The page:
The Festy Experience kicks off this weekend in Nelson County. This year’s lineup was curated by the Infamous Stringdusters, and includes local acts like Trees on Fire, and Devon Sproule and Paul Curreri (who will play together), and national acts like Railroad Earth and Toubab Krewe. Most exciting for many folk lovers is the Idaho-born folk singer Josh Ritter. Ritter will be joined on stage with the Love Canon String Band—a group known to me as the guys who have played bluegrass covers of ’80s songs on a string of recent Wednesdays at The Southern.
Josh Ritter plays at a new festival called the Festy Experience in Nelson County this weekend. He will be accompanied by the local bluegrass group Love Canon, which features Zach Hickman, Adam Larabee and Jesse Harper.
When I spoke to Ritter over the phone, he had just returned from an extended tour and was cleaning his apartment in the Cobble Hill neighborhood of Brooklyn. He doesn’t spend a lot of time there, since he’s usually on the road attending to a forever-snowballing fanbase. He has released six albums over the past decade, and his newest—So Runs the World Away released in May and named for a verse in Hamlet—is among his darkest, which belies Ritter’s affect, both on stage (where he’s effusive) and over the phone (upbeat, polite).
Ritter does terrible things to his characters on So Runs the World Away. Why? “My big realization with this record was, what I needed to do with my music was to start treating characters the way that I like to see them treated in books. Something unexpected has to occur. It doesn’t always happen like a love song, that we hold hands and we go to the corner, and then the song is over.” He pointed to Flannery O’Connor’s famous short story, “Good Country People,” which starts as a love story: A woman with a fake leg is coaxed into a barn with the man who claims to love her. But in the end, he steals the woman’s fake leg and leaves her there, stranded.
“‘My Boyfriend’s Back,’” he said. “Now that’s a good song.”
In writing the record, Ritter was faced with writer’s block, which he remedied by mining the mythology of traditional American songs. “How do you continue moving forward? There’s an artistic progression, but I don’t think of it that way, because there’s no sense of where you’re ending up.” One song, “Folk Bloodbath,” ties three of the most famous deaths in the American songbook in a single cemetery: Leadbelly’s Louis Collins, Delia of the murder ballad “Delia’s Gone,” and the murderer Stagger Lee.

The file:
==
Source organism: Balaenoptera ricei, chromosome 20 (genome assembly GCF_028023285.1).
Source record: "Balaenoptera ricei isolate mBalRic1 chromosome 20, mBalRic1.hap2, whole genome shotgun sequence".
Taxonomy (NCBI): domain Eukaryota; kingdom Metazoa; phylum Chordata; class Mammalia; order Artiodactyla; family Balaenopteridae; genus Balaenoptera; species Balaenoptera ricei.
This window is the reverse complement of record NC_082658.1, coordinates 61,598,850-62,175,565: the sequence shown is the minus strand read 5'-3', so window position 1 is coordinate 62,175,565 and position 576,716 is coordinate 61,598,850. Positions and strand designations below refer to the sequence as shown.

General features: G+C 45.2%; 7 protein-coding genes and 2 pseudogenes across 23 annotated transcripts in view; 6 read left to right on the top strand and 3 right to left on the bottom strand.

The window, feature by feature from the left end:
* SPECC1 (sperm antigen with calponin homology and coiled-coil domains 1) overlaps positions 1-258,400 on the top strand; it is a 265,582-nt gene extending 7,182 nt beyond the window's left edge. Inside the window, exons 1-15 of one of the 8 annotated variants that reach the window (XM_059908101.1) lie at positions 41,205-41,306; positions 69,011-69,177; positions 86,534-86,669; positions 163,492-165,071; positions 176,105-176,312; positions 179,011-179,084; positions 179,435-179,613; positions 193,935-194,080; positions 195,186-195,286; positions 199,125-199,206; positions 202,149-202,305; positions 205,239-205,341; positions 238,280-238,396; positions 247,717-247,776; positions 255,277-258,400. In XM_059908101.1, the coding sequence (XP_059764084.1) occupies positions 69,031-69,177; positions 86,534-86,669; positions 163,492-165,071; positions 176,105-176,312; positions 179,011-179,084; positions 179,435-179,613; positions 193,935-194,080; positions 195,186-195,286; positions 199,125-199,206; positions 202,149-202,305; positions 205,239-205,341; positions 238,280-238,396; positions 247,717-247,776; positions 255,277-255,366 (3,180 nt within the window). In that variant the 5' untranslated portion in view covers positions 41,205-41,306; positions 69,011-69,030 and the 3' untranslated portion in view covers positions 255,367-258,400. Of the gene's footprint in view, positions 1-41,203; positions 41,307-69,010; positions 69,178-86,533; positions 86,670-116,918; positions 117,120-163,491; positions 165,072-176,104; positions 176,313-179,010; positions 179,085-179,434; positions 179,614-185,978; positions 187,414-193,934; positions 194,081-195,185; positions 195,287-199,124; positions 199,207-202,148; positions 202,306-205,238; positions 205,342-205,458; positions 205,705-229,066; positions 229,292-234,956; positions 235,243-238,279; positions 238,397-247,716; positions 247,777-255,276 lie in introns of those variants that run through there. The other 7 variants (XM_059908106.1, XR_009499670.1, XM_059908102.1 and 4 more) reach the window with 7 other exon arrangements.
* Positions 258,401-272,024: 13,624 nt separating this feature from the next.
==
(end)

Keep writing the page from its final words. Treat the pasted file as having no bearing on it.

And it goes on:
Ritter’s dropped his normal backing band this weekend and will play a bluegrass-inspired set with Love Canon, which features Zach Hickman, Adam Larabee and Jesse Harper, whom Ritter met when they played Ritter’s brother’s wedding. The first time he saw them play, “I lost my mind for two hours that night. All I wanted to do was play with them, which is the mark of a good band: It should look like it’s as much fun as it is on stage.”
A joyful live show and command of the craft have garnered histrionic comparisons to Leonard Cohen, whom Ritter tells stories like, Bob Dylan, whom he writes like, and Paul Simon, whom he sings like. (He even looks a little like Tom Waits.) “It’s usually meant as a compliment, so I take it as a compliment. Sometimes it’s not, and I take it as a compliment too,” he says. “The only way to really judge whether somebody like me can stand up to it, is to give it 50 years and see if it still stands up. Why do people know about Jack London, but less about Robert Service? Who knows why? I don’t spend time thinking about it.”